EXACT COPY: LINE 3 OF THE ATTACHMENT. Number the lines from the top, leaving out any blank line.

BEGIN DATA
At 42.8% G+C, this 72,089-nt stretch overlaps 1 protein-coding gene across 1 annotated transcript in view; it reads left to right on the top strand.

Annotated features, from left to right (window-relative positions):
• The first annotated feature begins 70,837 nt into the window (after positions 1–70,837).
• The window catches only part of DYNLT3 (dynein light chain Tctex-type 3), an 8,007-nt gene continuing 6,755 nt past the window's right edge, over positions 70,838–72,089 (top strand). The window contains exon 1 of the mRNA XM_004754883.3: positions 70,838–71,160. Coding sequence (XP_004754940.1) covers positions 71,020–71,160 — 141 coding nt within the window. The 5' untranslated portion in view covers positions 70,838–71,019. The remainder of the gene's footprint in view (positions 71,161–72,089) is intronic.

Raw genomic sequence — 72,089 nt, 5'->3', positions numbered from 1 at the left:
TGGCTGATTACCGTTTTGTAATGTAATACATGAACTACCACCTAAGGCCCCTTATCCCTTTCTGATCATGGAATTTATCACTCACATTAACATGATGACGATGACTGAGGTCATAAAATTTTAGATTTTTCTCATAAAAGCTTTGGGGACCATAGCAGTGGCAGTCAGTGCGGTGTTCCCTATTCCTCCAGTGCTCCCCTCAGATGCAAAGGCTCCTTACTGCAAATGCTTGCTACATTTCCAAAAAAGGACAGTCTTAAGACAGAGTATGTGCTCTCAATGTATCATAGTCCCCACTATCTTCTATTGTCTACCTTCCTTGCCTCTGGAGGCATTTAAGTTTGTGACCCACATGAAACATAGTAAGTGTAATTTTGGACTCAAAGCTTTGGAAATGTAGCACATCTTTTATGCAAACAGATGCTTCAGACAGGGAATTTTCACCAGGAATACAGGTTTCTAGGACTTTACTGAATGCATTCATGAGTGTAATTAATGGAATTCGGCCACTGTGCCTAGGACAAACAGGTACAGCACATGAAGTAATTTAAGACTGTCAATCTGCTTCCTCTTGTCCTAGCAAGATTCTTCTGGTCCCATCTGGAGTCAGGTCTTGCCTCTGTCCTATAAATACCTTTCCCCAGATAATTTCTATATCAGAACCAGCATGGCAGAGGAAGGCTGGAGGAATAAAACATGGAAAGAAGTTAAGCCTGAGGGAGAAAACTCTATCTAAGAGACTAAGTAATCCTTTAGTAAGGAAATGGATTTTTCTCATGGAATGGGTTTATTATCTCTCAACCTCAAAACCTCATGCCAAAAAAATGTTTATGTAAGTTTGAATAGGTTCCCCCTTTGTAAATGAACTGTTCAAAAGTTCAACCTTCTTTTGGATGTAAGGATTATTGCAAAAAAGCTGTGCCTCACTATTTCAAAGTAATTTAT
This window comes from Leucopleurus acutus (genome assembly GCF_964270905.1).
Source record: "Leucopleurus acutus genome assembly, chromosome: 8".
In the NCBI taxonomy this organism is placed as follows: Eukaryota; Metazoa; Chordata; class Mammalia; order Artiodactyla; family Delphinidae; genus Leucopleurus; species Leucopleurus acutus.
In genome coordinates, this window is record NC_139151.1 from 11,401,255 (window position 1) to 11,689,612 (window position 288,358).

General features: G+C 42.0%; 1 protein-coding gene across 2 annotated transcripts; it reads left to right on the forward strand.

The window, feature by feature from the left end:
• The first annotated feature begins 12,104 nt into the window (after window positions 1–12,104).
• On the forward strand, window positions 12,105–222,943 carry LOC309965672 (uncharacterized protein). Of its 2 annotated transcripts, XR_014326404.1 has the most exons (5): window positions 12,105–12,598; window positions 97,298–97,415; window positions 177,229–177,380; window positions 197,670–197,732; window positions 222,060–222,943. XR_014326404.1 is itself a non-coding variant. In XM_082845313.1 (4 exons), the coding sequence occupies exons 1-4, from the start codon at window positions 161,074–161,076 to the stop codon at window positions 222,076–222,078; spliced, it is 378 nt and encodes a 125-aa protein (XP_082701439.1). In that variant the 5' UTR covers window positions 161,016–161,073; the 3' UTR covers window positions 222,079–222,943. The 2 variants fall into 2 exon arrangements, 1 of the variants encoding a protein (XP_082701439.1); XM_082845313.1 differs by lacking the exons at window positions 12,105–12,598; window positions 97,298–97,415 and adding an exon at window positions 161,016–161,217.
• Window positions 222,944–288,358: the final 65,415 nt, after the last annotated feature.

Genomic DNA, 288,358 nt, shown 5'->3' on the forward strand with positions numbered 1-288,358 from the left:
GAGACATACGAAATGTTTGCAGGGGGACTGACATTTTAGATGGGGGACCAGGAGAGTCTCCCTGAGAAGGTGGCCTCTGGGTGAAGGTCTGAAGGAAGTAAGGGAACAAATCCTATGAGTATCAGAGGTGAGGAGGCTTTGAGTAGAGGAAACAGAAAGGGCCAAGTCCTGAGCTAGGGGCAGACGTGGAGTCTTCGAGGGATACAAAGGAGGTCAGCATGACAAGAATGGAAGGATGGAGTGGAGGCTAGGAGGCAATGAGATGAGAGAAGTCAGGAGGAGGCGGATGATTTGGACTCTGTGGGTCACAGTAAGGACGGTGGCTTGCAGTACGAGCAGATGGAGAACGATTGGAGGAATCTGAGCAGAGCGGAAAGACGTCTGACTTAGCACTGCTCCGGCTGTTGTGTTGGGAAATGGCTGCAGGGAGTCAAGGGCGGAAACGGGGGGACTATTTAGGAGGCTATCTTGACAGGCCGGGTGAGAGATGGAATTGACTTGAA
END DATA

• The first annotated feature begins 70,837 nt into the window (after positions 1–70,837).